How to cite: Pfitzenmaier, L., Risse, N., Kollias, P., Puigdomenech Treserras, B., and Schirmacher, I.: Using synthetic EarthCARE Cloud Profiling Radar data to develop validation methodologies for ground-based cloud radar sites, EGU General Assembly 2024, Vienna, Austria, 14–19 Apr 2024, EGU24-15182,, 2024.

On-site presentation
Zhipeng Qu, Jason Cole, Howard Barker, Meriem Kacimi, Shannon Mason, Robin Hogan, and Ben Courtier

The EarthCARE mission will perform continuous radiative closure assessment utilizing both 1D and 3D broadband (BB) radiative transfer (RT) models. The radiance and flux calculations from these models will be compared to observations obtained through EarthCARE's Broadband Radiometer (BBR). The inputs for the RT models will be derived from synergistic retrievals of cloud and aerosol properties, facilitated by the Clouds, Aerosol and Precipitation from Multiple Instruments using a Variational Technique (CAPTIVATE) algorithm. In preparation for the EarthCARE launch, this study involves the application of CAPTIVATE to A-Train data, with the resultant cloud, aerosol, and precipitation properties serving as inputs for the RT models. The outcomes of these models will be utilized in a radiative closure assessment, incorporating measurements from the Clouds and the Earth's Radiant Energy System (CERES). The analyses center on discerning differences between 1D and 3D RT calculations, as well as differences between RT calculations and measurements obtained from the CERES.

How to cite: Qu, Z., Cole, J., Barker, H., Kacimi, M., Mason, S., Hogan, R., and Courtier, B.: Radiative closure assessment using A-Train satellite data for the EarthCARE mission, EGU General Assembly 2024, Vienna, Austria, 14–19 Apr 2024, EGU24-13604,, 2024.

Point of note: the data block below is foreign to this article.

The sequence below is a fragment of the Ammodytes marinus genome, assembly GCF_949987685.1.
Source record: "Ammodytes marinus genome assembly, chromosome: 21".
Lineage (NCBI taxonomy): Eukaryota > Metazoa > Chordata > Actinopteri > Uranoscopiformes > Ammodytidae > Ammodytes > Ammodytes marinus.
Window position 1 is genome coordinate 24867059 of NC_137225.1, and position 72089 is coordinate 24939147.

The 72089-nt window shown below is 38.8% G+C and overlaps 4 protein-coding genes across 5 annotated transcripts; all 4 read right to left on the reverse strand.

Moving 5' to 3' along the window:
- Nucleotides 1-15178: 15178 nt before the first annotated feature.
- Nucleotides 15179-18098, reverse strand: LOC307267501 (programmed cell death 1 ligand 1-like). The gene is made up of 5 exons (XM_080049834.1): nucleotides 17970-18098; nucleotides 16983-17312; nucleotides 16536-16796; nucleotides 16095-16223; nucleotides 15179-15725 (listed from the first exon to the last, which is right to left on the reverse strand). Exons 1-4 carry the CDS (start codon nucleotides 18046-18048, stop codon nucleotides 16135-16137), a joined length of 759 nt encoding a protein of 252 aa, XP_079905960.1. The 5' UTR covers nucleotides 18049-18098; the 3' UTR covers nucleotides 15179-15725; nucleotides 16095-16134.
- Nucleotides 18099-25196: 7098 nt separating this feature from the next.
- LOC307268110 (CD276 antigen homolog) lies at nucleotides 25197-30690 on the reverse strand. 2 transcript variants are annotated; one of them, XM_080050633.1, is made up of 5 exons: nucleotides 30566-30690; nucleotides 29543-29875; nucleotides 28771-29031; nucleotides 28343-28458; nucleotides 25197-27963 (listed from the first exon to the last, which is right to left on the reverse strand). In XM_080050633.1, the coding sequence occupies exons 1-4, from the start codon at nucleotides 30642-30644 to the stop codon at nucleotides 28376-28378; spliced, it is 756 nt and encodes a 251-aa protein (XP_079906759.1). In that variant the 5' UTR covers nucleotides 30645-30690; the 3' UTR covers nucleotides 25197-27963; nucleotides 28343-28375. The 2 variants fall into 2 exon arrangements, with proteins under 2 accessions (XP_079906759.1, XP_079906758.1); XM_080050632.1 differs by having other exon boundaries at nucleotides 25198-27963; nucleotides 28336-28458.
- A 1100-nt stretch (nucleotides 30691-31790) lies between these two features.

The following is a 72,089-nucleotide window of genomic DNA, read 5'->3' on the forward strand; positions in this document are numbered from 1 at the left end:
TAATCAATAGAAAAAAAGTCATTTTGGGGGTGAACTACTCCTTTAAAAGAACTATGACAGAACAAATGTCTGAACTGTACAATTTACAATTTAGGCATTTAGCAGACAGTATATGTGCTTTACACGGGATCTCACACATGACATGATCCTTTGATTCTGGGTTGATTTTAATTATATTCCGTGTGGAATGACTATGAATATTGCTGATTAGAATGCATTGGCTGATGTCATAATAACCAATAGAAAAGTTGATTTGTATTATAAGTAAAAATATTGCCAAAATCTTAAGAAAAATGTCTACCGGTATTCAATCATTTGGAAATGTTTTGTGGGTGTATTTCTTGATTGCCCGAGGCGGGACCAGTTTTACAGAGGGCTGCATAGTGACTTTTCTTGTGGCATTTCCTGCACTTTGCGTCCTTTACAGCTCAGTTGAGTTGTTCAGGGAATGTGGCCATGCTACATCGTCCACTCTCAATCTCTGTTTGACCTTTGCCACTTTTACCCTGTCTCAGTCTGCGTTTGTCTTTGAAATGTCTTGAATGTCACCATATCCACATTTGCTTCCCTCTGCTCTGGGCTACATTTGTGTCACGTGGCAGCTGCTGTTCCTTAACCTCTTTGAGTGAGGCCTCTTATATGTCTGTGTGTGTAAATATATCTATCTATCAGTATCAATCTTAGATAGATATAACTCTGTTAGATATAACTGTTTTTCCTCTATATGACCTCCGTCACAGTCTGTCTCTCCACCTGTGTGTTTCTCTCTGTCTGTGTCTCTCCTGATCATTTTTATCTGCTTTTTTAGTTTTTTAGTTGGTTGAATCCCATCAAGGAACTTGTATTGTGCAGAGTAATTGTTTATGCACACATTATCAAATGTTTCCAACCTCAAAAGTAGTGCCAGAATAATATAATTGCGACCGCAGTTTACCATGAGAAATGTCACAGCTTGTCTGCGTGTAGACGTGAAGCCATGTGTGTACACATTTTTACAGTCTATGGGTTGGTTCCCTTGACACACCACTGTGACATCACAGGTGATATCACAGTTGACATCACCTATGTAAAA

Posters on site: Thu, 18 Apr, 16:15–18:00 | Hall X5

Display time: Thu, 18 Apr 14:00–Thu, 18 Apr 18:00
Thorsten Fehr, Dirk Bernaerts, Jonas von Bismarck, Patrick Deghaye, Michael Eisinger, Björn Frommknecht, Timon Hummel, Robert Koopman, Stephanie Rusli, and Kotska Wallace

The influence of clouds on incoming solar and reflected thermal radiation remains the largest contribution to the overall uncertainty in climate feedbacks due to the diverse cloud formation processes. Furthermore, climate models still show deficiencies in correctly representing aerosol-cloud interactions and precipitation patterns limiting the overall confidence in climate predictions.

Global observations of vertical cloud ice and liquid water profiles with simultaneous and collocated solar and thermal flux observation will provide crucial data to address this uncertainty. Furthermore, collocated global observation of vertical aerosol profiles and types are required to address their direct effects and indirect aerosol-cloud-interaction effects.

In response to these needs, the European Space Agency (ESA), in cooperation with the Japan Aerospace Exploration Agency (JAXA), plans to launch the Earth Cloud, Aerosol and Radiation Explorer Mission, EarthCARE – ESA’s Cloud and Aerosol mission – in May 2024.

The two active instruments embarked on the satellite, a cloud-aerosol lidar (ATLID) and a cloud Doppler radar (CPR), together with the passive multispectral imager (MSI) and broad-band radiometer (BBR), will provide synergistically derived vertical profiles of cloud ice and liquid water, aerosol type, precipitation, as well as heating rates, solar and thermal top-of-atmosphere radiances with the objective to reconstruct top-of-the-atmosphere short- and longwave fluxes at an accuracy of 10 Wm-2 on a 10 km×10 km scene. The mission aims to significantly improve our understanding in the cloud and aerosol radiative feedback mechanisms, and their representation in climate and weather forecasting models.

The presentation will provide an up-to-date overview of the mission and science status weeks before the planned EarthCARE launch on a Falcon-9 rocket beginning of May 2024 from Vandenberg, USA. It will cover the mission’s science objectives, main performances of the three ESA instruments, expected science advances and foreseen validation activities. A detailed presentation on the data products, ground processing and data quality assurance will be provided by T. Hummel et al. at EGU24.